If you’re going to Amsterdam, chances are you’ll encounter beautiful fields of colorful tulips. These make this already magical city seem all the more unbelievable. Walking through the beautiful fields of tulips in the Keukenhof Gardens, just outside of Amsterdam, is what one would imagine walking through a rainbow would be like.
Now, imagine that every color in the rainbow had a distinctively wonderful perfume, ranging from sweet to enticingly spicy scents. Sounds pretty great, right? As the Dutch would say, “Ja.” Just like the picturesque houses along the canals, tulips are a staple of the Netherlands and a must see for any traveler.
Best Way to See the Tulips in Amsterdam
Surprisingly (and luckily for us), the Dutch don’t harbor any ill will toward tulips. In fact, they still enjoy an awe-inspiring spring bloom of over 7 million tulips every year.
The ideal time to see the tulips in Amsterdam is anytime from mid-March to mid-May. So, be sure to plan your trip around these dates to ensure you don’t miss the bloom. After seeing them for yourself, you’ll understand how these flowers caused such a craze all those centuries ago.
One of the best ways to see the tulips in Amsterdam is through one of our tours. If you’re on a tight schedule and don’t want to spend any time in lines, our Skip the line Keukenhof Gardens Tour is perfect for you.
On the other hand, if you have a little extra time to explore the gardens, definitely check out this private tour where you can bike through the fields and even have a picnic in the garden!
Finally, no matter what your other plans are, don’t miss out on learning even more about this great city on our Tried & True free walking tour.
A Brief History of Tulips in Amsterdam
The bulb has a complex history in Amsterdam. Introduced to Europe as a gift from the Ottoman Empire in the mid-1500s, tulips became popular in the Netherlands. They stood out for their hardiness in the famously low-lying area. As Holland gained independence and stoked its economic prospects, citizens clamored for the exotic-looking flower.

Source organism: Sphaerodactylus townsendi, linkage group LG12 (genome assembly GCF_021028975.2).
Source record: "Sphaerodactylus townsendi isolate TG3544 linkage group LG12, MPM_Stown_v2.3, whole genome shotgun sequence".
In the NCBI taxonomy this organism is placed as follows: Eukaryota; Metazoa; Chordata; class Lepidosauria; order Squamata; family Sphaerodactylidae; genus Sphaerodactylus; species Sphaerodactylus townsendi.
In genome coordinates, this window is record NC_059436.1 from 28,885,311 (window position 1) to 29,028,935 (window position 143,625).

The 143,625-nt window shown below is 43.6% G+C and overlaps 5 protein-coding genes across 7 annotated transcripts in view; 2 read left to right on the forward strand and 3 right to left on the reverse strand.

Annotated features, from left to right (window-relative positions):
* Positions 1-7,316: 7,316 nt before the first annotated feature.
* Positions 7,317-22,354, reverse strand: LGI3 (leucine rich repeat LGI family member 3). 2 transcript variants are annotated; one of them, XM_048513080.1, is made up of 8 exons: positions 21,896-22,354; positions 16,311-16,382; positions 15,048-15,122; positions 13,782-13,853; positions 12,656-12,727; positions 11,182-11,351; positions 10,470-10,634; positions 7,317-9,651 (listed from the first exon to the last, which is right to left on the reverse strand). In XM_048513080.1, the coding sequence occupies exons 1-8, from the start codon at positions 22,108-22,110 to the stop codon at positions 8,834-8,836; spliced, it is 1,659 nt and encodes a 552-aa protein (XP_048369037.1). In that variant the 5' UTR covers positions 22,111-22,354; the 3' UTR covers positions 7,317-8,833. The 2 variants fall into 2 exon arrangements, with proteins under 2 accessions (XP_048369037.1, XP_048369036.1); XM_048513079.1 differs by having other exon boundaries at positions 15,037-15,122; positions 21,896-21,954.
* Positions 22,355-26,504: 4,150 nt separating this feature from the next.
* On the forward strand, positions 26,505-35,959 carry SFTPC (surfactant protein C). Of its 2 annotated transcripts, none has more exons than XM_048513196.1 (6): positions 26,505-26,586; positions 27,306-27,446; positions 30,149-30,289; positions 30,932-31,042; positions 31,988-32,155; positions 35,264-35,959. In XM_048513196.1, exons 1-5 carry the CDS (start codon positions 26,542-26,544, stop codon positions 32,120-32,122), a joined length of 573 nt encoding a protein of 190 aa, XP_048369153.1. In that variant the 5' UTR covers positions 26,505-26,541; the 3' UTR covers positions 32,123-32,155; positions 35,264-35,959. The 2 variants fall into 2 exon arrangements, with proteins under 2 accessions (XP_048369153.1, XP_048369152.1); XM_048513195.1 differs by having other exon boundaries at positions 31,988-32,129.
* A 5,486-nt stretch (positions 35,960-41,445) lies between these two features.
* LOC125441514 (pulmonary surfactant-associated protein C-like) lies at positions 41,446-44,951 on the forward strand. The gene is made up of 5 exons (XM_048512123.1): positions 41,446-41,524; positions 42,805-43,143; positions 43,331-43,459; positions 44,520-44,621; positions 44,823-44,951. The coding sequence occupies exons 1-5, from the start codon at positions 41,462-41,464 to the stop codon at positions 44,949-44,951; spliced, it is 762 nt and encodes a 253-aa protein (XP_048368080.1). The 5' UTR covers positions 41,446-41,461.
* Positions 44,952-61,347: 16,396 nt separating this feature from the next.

It quickly came to be a powerful status symbol. Prices for individual bulbs skyrocketed, with local taverns becoming the epicenter of what the Dutch came to term windhandel, or “wind trade.” As the wanton whims of the tulip bubble thrashed ever onward, after a certain point no flowers were actually changing hands. It became more lucrative just to resell the tulips one had recently “acquired” on paper. Even people who had never seen tulips with their own eyes were getting in on the action.
Eventually—some speculate due to a particularly nasty outbreak of the Bubonic Plague, which kept death-fearing auction-goers from participating—prices crashed. As a result, the bubble burst spectacularly, though not before ten acres of land had been offered in exchange for a single bulb.
A Modern Meaning
This tulip craze has had a lasting legacy since it is considered one of the first economic bubbles. “Tulip mania” remains a figure of speech for the self-perpetuating insanity of unrestrained economics, market crashes and irrationality in economics. This seems fitting considering the value of a tulip exceeded that of a house at one point. The recent versions of tulip mania have been the dot-com bubble and 2008 subprime mortgage crisis.
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